Update

I’m about to catch up on book review posts after blogging very slowly for the second half of the year. The main reasons are that I’m busy and that most of my favorite reads of the year were from the first half of the year: it’s hard to keep blogging when I feel so-so about books. Anyway, expect a flurry of posts soon.

Mini-Rant: Thrillers That Aren’t Thrillers/ Mysteries That Are Not Mysterious

Insomnia for me means time to try out a lot of books, and I’m a little irritated by books described in the jacket copy as being thrillers or mysteries when they clearly aren’t. Just because a character has a secret past involving a crime doesn’t make a book a thriller or mysterious. Just because a more literary author is branching out into something bit more mysterious doesn’t make the resulting book a mystery. There has to be a little forward momentum, there has to be investigation or some sort of search for truth, and it would be nice if there could be some cliffhangers.

Signed,

A sleep-deprived mystery fan.

Quick Takes

I’ve been in TV mode for the past month or so, and I just finished the first season of Fargo, the television adaptation of the Coen Brothers movie. I’m slightly tired of the bad-guy-as-superman story, even though I liked Billy Bob Thornton’s performance a lot. The acting was fabulous, it felt like a Coen Brothers movie without being boring (the tone, the artistic shots), and for some reason the artificiality didn’t bother me.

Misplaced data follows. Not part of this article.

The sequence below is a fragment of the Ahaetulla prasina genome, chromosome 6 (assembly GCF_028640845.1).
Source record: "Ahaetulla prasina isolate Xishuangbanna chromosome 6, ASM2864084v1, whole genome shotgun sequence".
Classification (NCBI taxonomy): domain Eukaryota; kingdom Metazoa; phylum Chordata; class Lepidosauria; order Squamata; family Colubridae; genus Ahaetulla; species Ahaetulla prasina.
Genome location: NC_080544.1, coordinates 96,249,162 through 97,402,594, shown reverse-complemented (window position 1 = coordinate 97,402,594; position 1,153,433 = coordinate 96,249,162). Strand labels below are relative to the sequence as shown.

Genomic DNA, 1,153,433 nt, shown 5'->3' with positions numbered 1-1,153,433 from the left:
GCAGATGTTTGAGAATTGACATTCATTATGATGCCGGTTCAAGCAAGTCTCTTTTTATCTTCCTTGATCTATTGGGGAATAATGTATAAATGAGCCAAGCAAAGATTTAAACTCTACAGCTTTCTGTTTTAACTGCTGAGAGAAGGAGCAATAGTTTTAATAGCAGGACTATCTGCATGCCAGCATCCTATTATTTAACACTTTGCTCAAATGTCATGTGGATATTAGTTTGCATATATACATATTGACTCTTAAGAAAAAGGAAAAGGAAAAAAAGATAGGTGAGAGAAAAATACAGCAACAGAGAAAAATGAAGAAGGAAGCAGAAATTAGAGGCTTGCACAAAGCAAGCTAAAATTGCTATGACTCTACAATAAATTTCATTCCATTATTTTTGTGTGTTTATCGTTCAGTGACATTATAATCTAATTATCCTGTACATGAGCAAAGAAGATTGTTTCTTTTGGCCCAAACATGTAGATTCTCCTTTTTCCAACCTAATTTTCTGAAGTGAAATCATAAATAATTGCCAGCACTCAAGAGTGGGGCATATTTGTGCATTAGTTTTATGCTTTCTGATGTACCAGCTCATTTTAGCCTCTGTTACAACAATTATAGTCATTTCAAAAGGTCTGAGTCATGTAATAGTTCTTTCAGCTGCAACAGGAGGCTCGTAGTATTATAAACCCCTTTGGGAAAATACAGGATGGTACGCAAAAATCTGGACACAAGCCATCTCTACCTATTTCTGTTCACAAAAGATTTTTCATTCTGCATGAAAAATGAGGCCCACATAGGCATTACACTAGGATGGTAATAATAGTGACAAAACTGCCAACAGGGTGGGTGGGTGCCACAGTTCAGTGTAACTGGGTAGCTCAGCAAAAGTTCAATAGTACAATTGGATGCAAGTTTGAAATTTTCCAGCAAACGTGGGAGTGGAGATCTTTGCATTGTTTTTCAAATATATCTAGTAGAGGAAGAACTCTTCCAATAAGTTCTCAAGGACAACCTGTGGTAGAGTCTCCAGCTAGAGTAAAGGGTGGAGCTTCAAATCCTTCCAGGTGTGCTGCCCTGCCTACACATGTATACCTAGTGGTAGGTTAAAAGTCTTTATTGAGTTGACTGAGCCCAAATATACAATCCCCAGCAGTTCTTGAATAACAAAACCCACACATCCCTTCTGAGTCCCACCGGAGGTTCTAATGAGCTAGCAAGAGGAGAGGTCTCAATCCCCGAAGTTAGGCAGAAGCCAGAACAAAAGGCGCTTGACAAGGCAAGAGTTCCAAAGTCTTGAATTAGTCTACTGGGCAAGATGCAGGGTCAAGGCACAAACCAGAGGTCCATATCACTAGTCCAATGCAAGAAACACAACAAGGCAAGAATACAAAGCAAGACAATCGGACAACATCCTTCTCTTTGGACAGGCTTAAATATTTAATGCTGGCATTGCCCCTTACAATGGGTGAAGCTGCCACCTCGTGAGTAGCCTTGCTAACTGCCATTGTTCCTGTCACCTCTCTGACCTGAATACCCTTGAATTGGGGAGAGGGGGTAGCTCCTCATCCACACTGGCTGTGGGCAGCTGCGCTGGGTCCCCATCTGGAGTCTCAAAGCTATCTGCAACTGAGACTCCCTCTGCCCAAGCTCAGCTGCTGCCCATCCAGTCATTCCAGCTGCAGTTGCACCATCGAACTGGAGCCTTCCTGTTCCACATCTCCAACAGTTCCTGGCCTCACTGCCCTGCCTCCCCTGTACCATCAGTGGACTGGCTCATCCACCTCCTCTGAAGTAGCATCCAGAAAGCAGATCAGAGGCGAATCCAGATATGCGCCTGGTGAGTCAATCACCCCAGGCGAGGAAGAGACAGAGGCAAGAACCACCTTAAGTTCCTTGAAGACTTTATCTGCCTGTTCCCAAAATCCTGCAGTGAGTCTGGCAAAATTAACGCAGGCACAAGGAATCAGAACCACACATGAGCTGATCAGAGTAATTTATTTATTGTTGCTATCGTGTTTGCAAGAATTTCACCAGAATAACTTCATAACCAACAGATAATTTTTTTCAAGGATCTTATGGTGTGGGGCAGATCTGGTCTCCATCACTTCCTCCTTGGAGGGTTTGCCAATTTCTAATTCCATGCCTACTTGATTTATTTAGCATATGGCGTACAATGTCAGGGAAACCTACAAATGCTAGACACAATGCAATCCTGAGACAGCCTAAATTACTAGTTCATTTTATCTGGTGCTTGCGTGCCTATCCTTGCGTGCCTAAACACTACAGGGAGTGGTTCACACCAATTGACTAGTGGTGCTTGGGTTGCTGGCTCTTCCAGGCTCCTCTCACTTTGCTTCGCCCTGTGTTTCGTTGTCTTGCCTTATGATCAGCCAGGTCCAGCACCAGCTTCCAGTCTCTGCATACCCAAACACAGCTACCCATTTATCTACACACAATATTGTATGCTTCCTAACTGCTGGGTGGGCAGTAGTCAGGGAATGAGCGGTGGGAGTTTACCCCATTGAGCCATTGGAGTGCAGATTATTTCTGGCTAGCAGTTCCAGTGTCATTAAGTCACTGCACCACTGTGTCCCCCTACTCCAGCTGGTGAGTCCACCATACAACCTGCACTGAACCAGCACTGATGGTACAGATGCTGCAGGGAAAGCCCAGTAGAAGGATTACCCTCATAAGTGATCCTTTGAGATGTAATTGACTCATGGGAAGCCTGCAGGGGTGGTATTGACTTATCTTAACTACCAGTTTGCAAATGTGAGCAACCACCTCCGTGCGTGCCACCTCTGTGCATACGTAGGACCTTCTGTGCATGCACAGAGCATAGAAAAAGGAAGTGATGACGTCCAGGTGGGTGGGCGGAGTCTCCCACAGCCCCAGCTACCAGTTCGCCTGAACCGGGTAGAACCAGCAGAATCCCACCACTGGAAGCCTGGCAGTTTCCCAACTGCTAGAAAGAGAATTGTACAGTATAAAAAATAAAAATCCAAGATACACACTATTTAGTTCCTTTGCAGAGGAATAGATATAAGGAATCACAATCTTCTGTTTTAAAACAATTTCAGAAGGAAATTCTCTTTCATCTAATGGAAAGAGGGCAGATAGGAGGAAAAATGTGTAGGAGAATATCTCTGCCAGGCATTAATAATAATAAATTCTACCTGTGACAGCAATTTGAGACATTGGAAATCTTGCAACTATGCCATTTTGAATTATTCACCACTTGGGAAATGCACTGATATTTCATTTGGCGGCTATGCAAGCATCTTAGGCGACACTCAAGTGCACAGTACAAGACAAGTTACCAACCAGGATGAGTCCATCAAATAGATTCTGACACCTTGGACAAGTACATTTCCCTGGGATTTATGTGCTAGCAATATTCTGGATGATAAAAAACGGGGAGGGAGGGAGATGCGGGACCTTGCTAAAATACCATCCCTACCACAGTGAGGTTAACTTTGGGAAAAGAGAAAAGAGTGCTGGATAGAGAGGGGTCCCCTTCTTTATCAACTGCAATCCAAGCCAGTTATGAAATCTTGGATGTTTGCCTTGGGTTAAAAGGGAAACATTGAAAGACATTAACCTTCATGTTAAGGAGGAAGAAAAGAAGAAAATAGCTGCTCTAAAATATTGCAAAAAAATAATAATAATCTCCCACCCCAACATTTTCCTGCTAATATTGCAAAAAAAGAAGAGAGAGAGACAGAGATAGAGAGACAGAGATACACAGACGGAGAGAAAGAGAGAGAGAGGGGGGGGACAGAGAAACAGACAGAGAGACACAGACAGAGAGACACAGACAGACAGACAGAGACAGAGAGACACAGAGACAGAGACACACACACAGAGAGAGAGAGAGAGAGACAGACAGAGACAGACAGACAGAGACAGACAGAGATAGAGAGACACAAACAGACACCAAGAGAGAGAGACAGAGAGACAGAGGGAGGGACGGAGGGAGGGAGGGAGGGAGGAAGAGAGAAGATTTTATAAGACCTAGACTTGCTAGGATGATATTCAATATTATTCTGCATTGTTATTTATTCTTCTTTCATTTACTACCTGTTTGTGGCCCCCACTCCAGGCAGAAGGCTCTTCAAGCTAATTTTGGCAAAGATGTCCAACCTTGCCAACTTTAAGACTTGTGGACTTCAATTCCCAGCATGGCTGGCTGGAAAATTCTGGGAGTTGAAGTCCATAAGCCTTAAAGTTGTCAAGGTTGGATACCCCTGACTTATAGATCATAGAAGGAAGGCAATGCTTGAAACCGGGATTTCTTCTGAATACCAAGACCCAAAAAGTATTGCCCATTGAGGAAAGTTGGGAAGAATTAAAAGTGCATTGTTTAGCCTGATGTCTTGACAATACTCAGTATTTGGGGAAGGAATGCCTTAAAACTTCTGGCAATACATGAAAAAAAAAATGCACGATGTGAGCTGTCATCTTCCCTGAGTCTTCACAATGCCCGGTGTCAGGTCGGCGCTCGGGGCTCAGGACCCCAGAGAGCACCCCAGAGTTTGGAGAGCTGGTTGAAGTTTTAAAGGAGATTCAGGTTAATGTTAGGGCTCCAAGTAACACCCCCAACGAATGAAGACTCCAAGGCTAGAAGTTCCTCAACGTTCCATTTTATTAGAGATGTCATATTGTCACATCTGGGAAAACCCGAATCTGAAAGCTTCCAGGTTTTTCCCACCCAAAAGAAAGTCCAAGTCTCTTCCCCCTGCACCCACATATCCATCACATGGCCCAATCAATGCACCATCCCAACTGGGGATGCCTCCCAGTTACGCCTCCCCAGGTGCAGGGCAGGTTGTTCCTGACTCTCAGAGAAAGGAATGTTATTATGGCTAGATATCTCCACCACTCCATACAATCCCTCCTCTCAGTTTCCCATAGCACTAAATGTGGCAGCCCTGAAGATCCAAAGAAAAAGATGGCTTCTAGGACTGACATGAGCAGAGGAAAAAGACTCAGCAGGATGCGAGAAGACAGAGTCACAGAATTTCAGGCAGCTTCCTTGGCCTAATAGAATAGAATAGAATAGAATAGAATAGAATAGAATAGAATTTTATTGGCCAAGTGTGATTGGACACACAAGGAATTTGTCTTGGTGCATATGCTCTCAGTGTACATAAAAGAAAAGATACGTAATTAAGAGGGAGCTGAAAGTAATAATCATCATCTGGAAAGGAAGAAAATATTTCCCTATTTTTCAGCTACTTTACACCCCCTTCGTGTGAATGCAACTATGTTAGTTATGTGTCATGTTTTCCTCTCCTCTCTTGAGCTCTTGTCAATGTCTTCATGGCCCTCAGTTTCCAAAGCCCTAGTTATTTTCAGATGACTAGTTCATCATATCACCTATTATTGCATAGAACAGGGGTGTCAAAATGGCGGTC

For something a bit more realistic though it’s quite old (published in 1921 and 1915), I read a pair of short stories by Akutagawa, “In a Grove,” and “Rashomon,” both of which inspired the 1951 film Rashomon. The plot comes from In a Grove, and a couple elements in the movie come from the story Rashomon. “In a Grove” is a short story told from multiple perspectives about the murder of a samurai and the rape of his wife, and it’s an incredibly unsettling and unresolved story. Unreliable narrators all around in a distilled story. I haven’t seen the movie yet, and I felt I should read the story for crime fiction’s sake and just because I’ve been aware of the story for years.